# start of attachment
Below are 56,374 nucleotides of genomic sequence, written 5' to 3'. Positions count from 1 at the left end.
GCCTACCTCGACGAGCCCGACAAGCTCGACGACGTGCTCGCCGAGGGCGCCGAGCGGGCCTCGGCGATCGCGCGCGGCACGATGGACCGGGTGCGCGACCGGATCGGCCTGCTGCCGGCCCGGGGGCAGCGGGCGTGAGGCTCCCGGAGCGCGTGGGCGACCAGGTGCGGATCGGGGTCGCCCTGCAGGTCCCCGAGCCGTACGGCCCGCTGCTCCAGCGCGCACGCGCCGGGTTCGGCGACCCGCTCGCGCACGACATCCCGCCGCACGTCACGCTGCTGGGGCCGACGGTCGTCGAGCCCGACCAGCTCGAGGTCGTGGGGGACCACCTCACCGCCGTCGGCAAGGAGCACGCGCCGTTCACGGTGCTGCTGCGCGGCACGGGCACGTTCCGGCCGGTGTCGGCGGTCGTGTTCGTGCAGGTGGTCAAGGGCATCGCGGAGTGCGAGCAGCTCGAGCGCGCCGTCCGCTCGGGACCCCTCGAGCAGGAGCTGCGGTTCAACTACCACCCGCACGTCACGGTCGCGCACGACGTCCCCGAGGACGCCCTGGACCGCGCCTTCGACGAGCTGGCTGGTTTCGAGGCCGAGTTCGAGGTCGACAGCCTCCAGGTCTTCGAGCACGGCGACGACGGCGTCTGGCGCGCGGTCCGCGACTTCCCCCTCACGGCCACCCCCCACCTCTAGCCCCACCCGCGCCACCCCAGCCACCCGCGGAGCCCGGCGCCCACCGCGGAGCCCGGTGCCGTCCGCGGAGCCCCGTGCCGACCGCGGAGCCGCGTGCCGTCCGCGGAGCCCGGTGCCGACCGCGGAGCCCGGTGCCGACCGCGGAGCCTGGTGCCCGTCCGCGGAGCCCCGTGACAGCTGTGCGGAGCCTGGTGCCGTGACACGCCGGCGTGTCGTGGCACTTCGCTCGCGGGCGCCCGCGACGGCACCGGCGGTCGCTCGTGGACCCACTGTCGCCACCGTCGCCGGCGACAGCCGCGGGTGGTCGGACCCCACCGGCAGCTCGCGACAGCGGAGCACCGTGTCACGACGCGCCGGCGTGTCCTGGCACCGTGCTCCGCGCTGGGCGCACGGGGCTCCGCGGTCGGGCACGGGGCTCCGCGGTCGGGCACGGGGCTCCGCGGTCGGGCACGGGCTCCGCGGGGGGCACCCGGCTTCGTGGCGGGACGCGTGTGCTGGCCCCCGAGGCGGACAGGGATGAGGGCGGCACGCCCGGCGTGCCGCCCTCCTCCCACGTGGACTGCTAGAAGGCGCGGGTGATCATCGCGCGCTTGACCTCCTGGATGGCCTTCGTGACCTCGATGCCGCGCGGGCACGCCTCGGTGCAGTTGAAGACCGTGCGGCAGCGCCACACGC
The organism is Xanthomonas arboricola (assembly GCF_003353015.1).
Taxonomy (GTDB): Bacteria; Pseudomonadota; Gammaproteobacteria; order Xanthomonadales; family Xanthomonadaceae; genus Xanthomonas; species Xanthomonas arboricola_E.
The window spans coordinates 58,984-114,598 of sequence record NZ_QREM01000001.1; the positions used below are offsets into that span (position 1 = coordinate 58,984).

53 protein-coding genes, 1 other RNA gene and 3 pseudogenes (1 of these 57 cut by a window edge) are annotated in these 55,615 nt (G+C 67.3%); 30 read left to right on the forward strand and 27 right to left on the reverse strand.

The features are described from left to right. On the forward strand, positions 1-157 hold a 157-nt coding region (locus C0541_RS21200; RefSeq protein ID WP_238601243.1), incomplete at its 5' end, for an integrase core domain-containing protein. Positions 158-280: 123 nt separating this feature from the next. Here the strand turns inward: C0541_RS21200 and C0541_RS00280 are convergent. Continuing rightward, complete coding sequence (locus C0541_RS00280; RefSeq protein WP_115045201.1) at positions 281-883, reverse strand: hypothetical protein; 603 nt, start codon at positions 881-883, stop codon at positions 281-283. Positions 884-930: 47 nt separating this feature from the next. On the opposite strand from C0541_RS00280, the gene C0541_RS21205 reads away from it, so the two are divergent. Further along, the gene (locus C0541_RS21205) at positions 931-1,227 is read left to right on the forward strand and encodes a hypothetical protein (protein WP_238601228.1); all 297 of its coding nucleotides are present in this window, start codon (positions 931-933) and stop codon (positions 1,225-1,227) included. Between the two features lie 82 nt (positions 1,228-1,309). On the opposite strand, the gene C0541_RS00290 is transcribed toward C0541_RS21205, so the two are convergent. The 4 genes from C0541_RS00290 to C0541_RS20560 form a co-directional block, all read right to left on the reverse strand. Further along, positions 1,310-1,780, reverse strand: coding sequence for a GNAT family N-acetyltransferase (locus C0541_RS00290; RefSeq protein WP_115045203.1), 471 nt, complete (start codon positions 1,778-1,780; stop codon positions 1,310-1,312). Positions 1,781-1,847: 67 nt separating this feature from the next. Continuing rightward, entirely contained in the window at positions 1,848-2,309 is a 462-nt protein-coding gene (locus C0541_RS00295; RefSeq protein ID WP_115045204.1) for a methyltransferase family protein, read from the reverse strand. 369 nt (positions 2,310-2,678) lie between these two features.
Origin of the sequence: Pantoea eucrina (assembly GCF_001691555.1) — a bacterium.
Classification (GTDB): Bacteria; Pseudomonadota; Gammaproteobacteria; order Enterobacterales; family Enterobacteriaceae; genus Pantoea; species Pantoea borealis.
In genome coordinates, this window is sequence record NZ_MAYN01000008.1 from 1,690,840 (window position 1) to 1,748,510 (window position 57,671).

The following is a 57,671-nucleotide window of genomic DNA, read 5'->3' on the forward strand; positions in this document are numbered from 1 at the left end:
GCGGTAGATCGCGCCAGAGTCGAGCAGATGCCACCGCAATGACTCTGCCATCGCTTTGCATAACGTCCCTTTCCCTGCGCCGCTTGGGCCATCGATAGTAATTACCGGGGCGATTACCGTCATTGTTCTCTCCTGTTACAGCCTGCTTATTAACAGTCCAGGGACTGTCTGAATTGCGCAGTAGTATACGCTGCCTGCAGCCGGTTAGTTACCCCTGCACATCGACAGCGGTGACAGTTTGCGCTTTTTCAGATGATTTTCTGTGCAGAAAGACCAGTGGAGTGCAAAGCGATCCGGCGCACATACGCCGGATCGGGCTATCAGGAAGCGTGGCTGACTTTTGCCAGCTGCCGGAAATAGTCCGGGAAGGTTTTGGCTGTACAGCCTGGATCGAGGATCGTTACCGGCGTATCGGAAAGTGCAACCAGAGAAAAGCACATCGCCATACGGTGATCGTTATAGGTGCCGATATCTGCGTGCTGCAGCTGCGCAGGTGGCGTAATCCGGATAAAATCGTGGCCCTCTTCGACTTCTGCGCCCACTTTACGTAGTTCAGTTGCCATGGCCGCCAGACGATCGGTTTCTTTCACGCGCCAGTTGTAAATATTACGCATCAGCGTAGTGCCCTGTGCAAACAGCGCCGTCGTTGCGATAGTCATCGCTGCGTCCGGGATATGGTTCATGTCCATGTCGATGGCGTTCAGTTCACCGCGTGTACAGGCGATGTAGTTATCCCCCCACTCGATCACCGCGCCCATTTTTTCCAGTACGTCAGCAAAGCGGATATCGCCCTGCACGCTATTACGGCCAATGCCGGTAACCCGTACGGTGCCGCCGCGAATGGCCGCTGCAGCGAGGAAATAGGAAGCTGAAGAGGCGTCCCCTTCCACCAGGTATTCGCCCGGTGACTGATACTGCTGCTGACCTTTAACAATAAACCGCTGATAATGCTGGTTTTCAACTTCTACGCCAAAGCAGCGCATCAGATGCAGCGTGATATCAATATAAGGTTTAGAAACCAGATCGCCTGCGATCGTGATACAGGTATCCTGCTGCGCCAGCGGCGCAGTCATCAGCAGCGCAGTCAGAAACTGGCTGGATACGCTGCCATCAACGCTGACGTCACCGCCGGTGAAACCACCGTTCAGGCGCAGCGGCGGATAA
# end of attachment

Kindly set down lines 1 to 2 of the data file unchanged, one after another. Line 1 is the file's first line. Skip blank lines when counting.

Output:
Below are 56,374 nucleotides of genomic sequence, written 5' to 3'. Positions count from 1 at the left end.
GCCTACCTCGACGAGCCCGACAAGCTCGACGACGTGCTCGCCGAGGGCGCCGAGCGGGCCTCGGCGATCGCGCGCGGCACGATGGACCGGGTGCGCGACCGGATCGGCCTGCTGCCGGCCCGGGGGCAGCGGGCGTGAGGCTCCCGGAGCGCGTGGGCGACCAGGTGCGGATCGGGGTCGCCCTGCAGGTCCCCGAGCCGTACGGCCCGCTGCTCCAGCGCGCACGCGCCGGGTTCGGCGACCCGCTCGCGCACGACATCCCGCCGCACGTCACGCTGCTGGGGCCGACGGTCGTCGAGCCCGACCAGCTCGAGGTCGTGGGGGACCACCTCACCGCCGTCGGCAAGGAGCACGCGCCGTTCACGGTGCTGCTGCGCGGCACGGGCACGTTCCGGCCGGTGTCGGCGGTCGTGTTCGTGCAGGTGGTCAAGGGCATCGCGGAGTGCGAGCAGCTCGAGCGCGCCGTCCGCTCGGGACCCCTCGAGCAGGAGCTGCGGTTCAACTACCACCCGCACGTCACGGTCGCGCACGACGTCCCCGAGGACGCCCTGGACCGCGCCTTCGACGAGCTGGCTGGTTTCGAGGCCGAGTTCGAGGTCGACAGCCTCCAGGTCTTCGAGCACGGCGACGACGGCGTCTGGCGCGCGGTCCGCGACTTCCCCCTCACGGCCACCCCCCACCTCTAGCCCCACCCGCGCCACCCCAGCCACCCGCGGAGCCCGGCGCCCACCGCGGAGCCCGGTGCCGTCCGCGGAGCCCCGTGCCGACCGCGGAGCCGCGTGCCGTCCGCGGAGCCCGGTGCCGACCGCGGAGCCCGGTGCCGACCGCGGAGCCTGGTGCCCGTCCGCGGAGCCCCGTGACAGCTGTGCGGAGCCTGGTGCCGTGACACGCCGGCGTGTCGTGGCACTTCGCTCGCGGGCGCCCGCGACGGCACCGGCGGTCGCTCGTGGACCCACTGTCGCCACCGTCGCCGGCGACAGCCGCGGGTGGTCGGACCCCACCGGCAGCTCGCGACAGCGGAGCACCGTGTCACGACGCGCCGGCGTGTCCTGGCACCGTGCTCCGCGCTGGGCGCACGGGGCTCCGCGGTCGGGCACGGGGCTCCGCGGTCGGGCACGGGGCTCCGCGGTCGGGCACGGGCTCCGCGGGGGGCACCCGGCTTCGTGGCGGGACGCGTGTGCTGGCCCCCGAGGCGGACAGGGATGAGGGCGGCACGCCCGGCGTGCCGCCCTCCTCCCACGTGGACTGCTAGAAGGCGCGGGTGATCATCGCGCGCTTGACCTCCTGGATGGCCTTCGTGACCTCGATGCCGCGCGGGCACGCCTCGGTGCAGTTGAAGACCGTGCGGCAGCGCCACACGC